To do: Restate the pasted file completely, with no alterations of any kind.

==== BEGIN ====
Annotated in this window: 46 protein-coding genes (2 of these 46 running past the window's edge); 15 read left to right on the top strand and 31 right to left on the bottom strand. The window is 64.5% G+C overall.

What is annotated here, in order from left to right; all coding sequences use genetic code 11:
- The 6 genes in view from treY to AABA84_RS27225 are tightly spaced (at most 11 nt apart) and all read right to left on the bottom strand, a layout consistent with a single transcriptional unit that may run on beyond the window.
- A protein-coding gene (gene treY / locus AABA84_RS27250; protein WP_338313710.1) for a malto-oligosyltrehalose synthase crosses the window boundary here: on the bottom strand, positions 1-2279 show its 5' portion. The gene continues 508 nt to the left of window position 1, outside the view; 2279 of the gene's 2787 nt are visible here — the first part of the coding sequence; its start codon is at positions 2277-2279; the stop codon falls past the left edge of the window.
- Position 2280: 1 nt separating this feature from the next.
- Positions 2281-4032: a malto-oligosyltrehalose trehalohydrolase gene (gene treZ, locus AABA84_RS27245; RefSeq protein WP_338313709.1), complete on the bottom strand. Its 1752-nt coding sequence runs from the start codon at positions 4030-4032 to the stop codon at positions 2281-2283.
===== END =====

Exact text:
Annotated in this window: 46 protein-coding genes (2 of these 46 running past the window's edge); 15 read left to right on the top strand and 31 right to left on the bottom strand. The window is 64.5% G+C overall.

What is annotated here, in order from left to right; all coding sequences use genetic code 11:
- The 6 genes in view from treY to AABA84_RS27225 are tightly spaced (at most 11 nt apart) and all read right to left on the bottom strand, a layout consistent with a single transcriptional unit that may run on beyond the window.
- A protein-coding gene (gene treY / locus AABA84_RS27250; protein WP_338313710.1) for a malto-oligosyltrehalose synthase crosses the window boundary here: on the bottom strand, positions 1-2279 show its 5' portion. The gene continues 508 nt to the left of window position 1, outside the view; 2279 of the gene's 2787 nt are visible here — the first part of the coding sequence; its start codon is at positions 2277-2279; the stop codon falls past the left edge of the window.
- Position 2280: 1 nt separating this feature from the next.
- Positions 2281-4032: a malto-oligosyltrehalose trehalohydrolase gene (gene treZ, locus AABA84_RS27245; RefSeq protein WP_338313709.1), complete on the bottom strand. Its 1752-nt coding sequence runs from the start codon at positions 4030-4032 to the stop codon at positions 2281-2283.